Quilting Poetry: A Response to Chloe’s Showcase

 I’ve been meaning to write about Chloe’s quilt Showcase since we had it. I thought the analogy of a poem to quilt is a really interesting one.

It really made sense with what Lytton’s been teaching about source: that all writing comes from reading and is informed by source in some way. Similarly, quilts consist of patches of different “source” material. Often, as Chloe mentioned, quilts came from old unusable clothing. They were made from Grandad’s old jeans, from my childhood blanket, from my cousin’s wedding dress, from a forgotten nosebleed, from my old singed mittens that I tried to warm in the microwave. All of these things interestingly, could just as well be sources for poetry.

I also loved the materials that were brought. All of that beautiful wrapping paper, the ribbon. It all was very beautiful and elegant and colorful, which are words I would use to describe Chloe’s poetry. It made sense. The paint in particular I loved (as some of you may have noticed lol).

For me I really took this as a way for me to express my poetic ethos, to question what that ethos was, and to somehow sew the pieces into a quilt.

Everyone went up right away to get the pieces. I wanted to wait a) to not be in the midst of all the bustle of getting the materials first. I tend to always wait at buffets and dinners and weddings when everyone goes up to get food. I often wait till there’s no else going up. I’d rather be last. Perhaps that says something about me. and b) to think about what I wanted to do.

I ended up not coming up with anything while waiting. So I just winged it, and the first thing I thought to do was take one of those pages of beautiful metallic wrapping paper and tear off a piece of it roughly, not cleanly, not cut. I tore every piece of paper I used instead of cutting.

I think I did this because I don’t like when things are perfect. I hate sterile white rooms. Or all white outfits. That shit stresses me out. If I were to see a house all pure white inside, white couch, white walls, white carpet, it would cease to be a house; I would want to make it a canvas. I would want to splatter primary colors all over the place. Take big paint buckets and slam them against the wall, put them on a stool and shoot them with a shotgun, hack spraypraint cans with an axe, stab them with a kitchen knife. Take soil and fling it everywhere.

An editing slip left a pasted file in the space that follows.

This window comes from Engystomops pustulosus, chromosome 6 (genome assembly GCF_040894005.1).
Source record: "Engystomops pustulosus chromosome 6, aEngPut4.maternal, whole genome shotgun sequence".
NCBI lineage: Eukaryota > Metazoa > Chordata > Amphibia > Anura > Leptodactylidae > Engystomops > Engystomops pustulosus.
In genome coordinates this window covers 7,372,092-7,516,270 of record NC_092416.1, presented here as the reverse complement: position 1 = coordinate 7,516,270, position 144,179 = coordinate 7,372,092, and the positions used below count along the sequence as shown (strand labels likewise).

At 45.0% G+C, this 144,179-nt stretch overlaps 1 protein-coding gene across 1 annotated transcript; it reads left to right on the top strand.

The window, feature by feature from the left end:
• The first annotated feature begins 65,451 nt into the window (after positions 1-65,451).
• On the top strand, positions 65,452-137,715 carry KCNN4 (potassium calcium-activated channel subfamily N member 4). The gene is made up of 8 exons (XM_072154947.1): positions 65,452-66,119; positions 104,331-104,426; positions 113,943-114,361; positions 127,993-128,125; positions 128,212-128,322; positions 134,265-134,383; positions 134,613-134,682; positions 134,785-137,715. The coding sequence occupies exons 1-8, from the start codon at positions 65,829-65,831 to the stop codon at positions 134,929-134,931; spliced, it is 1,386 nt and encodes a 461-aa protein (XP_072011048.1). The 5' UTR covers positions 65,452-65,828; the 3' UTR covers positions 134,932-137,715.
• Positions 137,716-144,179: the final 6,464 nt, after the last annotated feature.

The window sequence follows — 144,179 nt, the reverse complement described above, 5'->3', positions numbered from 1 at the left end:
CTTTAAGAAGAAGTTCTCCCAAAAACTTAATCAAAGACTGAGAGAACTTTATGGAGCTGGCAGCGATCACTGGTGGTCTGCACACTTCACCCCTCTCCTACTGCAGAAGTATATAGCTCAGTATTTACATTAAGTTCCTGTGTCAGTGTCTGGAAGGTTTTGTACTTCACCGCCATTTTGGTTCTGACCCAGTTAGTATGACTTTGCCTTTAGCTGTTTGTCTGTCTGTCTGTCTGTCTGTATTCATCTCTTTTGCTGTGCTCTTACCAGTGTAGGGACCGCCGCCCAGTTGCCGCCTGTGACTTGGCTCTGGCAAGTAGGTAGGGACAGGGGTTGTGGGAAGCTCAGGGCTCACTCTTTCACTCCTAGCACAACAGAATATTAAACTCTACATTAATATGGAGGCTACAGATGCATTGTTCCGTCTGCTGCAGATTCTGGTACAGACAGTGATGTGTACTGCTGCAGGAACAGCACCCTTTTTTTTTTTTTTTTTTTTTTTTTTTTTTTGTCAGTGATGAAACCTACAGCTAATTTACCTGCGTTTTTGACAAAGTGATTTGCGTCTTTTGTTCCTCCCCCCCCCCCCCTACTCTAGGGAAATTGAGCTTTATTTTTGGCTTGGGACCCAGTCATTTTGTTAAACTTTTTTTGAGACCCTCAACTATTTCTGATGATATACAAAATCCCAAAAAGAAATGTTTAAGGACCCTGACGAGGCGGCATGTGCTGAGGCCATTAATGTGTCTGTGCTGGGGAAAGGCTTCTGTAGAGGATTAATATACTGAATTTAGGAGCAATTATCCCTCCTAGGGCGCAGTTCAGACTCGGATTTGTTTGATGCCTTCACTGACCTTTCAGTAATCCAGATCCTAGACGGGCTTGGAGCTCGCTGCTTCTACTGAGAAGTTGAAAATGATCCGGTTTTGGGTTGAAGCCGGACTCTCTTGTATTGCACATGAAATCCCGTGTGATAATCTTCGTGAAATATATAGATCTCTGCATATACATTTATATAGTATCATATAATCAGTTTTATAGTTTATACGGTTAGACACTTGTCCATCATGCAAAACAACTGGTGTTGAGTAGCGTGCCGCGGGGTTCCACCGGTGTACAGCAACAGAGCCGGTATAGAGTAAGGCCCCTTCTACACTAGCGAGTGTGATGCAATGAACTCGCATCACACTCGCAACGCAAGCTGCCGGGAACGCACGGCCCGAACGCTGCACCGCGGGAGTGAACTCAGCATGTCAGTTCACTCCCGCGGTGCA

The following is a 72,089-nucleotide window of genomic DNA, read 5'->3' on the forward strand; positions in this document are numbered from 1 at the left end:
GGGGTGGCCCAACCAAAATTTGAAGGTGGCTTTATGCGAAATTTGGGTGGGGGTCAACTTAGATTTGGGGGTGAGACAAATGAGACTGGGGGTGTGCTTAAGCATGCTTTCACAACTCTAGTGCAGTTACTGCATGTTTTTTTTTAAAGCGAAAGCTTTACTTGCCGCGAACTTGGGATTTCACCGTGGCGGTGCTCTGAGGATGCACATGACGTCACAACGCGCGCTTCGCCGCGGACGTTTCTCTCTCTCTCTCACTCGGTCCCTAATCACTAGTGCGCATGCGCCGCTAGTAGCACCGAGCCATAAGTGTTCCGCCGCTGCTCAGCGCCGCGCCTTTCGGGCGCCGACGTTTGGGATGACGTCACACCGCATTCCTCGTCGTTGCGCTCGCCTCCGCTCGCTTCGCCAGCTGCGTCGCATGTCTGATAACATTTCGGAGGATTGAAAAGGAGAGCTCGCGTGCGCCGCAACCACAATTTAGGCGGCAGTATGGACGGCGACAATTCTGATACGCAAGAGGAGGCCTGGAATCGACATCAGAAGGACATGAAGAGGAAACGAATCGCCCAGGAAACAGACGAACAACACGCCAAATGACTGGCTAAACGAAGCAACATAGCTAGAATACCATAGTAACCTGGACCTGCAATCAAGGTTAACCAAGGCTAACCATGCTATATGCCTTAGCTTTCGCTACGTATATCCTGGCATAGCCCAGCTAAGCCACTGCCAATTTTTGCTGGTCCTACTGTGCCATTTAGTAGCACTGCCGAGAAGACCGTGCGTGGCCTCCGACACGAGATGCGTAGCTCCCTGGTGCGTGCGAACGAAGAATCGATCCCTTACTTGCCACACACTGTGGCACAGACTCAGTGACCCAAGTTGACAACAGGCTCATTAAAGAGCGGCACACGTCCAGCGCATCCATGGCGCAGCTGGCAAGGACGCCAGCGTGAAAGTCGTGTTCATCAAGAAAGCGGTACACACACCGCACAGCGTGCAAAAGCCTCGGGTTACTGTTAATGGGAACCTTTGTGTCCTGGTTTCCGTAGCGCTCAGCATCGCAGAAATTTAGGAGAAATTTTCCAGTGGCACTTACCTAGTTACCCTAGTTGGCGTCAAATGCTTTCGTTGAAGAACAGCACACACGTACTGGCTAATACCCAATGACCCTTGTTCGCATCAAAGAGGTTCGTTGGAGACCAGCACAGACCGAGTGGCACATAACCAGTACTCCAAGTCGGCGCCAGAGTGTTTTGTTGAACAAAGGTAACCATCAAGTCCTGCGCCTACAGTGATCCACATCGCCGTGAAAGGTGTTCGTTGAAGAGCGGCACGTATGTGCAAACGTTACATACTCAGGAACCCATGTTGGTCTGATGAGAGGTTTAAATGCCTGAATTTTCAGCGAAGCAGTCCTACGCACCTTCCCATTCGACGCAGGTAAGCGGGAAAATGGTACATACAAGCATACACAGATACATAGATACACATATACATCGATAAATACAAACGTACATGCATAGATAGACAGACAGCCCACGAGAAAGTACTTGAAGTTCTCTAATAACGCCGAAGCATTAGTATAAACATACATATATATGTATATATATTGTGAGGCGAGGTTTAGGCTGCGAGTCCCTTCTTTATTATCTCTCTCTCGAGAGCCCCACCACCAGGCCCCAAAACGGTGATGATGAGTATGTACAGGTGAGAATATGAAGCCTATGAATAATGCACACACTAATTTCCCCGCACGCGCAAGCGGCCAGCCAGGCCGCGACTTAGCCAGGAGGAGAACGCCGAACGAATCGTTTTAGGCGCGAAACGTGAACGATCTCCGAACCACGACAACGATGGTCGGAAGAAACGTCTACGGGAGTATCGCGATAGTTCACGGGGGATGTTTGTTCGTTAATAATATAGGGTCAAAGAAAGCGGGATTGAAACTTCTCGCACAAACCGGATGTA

I’m not a fan of perfect and blank. So I chose to make my quilt the least perfect that I could. I also hate being alone in my art. My art wants to be touched by the people around it. My art wants inked fingerprints to dapple it’s face. 

So, when Amanda suggested she work with me on the quilt, I was really happy for her to do so.

We tore paper, splashed red finger paint on it, taped a golf ball I found in Arizona in my bag on it. We taped orange peels from Ari’s showcase on it, we put cute little fox stickers on it. And we put sparkle glue on it. I did things, Amanda changed some of those things.  Amanda did things, I changed some of those things (ahem… critique and revision/workshops).

    Poetry is very social for me. I write best in a shopping mall or in the union Starbucks. With a lot of voices buzzing and bouncing. It gives me the right feeling.

    It means I’m not locked in a cigar box, feverishly scribbling letters with no addressee. I don’t want that to be my writing experience.

    I also got paint all over me (thank you Amanda :P). I think that I have to be able to get dirty with my poetry. In class, I likened it to getting paint on oneself when making a painting. It’s important for me to really dig into the subject I’m dealing with, to invest myself in it and not be too cerebral.


Thank you Chloe for this really cool experience!

I learned a lot about my poetic ethos!

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